Asthma is a disease of the small tubes (airways) in the lungs. The lining of these airways gets inflamed, swells up and produces excessive amounts of phlegm (sputum). The muscles in the wall of these airways can go into a spasm. As a result of all these changes the tubes narrow and the air flow to and from the lungs is restricted. Worsening of asthma may be triggered by various factors.

Causes and contributing factors

  • Family history of asthma, allergies, eczema
  • Cold weather
  • Allergies such as hay fever or animal and dust allergy
  • Respiratory infection
  • Environmental factors such as housing and air pollution
  • Wheezing
  • Cough, sometimes worse at night
  • Cough on exercise
  • Shortness of breath
Diagnosis, management Your doctor will take a detailed history, examine you and measure how fast you can blow air out of your lungs (your peak flow). Further investigations such as X-ray may be required. The most common treatment of asthma involves the use of inhalers. Sometimes additional medication in the form of tablets or other inhalers may be required. This may include steroid tablets (potent anti-inflammatory drugs). Steroids are safe in appropriate doses for a limited length of time.

You may be given a self-management plan, which includes detailed instructions how to maintain your asthma treatment and how to deal with an exacerbation. This may include using your own peak flow meter.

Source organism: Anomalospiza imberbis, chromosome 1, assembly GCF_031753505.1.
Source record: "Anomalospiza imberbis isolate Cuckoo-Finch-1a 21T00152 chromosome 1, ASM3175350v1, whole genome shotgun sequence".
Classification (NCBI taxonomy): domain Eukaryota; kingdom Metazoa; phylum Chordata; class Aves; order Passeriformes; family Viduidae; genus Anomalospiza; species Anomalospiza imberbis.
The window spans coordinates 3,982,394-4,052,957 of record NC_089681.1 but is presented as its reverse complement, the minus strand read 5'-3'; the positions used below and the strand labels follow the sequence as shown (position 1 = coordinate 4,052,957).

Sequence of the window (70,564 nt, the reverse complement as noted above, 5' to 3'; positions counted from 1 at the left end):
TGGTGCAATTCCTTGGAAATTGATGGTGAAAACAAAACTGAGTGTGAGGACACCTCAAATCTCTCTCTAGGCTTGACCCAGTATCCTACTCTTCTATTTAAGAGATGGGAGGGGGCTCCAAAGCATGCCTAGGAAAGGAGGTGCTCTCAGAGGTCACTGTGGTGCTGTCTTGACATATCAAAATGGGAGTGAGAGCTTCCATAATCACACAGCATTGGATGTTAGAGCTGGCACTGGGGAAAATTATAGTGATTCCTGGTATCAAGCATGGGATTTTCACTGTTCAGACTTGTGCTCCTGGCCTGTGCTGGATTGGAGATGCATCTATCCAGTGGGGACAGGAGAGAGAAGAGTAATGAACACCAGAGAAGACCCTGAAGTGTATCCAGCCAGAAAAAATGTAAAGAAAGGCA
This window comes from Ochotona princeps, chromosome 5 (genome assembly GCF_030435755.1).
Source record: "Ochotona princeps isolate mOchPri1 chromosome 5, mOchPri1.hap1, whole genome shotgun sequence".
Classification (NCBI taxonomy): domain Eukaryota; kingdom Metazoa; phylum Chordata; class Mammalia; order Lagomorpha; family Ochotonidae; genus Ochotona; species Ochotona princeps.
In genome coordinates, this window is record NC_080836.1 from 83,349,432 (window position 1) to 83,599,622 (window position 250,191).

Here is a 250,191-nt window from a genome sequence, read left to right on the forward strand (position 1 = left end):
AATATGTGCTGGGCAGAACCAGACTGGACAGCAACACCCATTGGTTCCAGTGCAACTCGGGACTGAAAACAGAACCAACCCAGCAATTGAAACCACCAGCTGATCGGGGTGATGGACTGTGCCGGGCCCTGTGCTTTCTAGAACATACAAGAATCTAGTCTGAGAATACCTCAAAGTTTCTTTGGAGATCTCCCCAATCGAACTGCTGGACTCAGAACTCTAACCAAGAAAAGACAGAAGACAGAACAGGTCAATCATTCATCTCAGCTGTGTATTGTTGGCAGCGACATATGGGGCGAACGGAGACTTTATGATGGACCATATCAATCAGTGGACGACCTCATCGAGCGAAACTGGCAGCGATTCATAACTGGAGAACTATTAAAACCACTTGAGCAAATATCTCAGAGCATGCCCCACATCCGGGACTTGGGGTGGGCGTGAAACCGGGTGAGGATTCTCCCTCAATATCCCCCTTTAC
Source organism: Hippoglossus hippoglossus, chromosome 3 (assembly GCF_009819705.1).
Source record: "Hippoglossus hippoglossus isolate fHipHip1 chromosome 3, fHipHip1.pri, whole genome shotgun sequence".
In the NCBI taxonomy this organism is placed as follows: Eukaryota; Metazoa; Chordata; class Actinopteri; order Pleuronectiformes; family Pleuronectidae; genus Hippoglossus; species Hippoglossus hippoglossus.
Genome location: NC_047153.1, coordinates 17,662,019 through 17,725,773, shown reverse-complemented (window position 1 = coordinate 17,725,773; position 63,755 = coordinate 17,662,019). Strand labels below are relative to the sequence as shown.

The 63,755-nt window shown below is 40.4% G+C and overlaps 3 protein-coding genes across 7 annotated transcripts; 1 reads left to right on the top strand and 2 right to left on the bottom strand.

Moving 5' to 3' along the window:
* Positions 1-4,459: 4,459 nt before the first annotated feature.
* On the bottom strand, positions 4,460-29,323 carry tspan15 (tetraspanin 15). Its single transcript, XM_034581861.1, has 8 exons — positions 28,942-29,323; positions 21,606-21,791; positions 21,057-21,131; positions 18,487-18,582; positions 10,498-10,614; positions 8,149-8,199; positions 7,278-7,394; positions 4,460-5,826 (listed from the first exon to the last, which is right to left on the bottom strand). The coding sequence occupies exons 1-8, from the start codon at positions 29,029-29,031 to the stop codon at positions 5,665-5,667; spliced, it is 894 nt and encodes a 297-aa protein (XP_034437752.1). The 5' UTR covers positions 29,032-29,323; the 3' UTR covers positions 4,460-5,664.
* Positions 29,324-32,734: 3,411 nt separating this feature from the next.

In the case of a significant acute attack, use your blue inhaler. If your symptoms are not relieved within a few minutes, continue using your inhaler and seek medical help urgently or call an ambulance if necessary.

  • Take your preventative brown inhaler regularly as advised by your doctor.
  • Avoid known triggers when possible.
  • Take appropriate measures in case of house dust mite allergy.
  • See your doctor or a practice nurse regularly for a review.
  • Get immunised against pneumonia and have a flu jab every year.
  • About a third of asthmatic children will "grow out" of their asthma.

Further information

Allergies and the house dust mite

This article published on
01 July 2005

Next review date 7/1/2013



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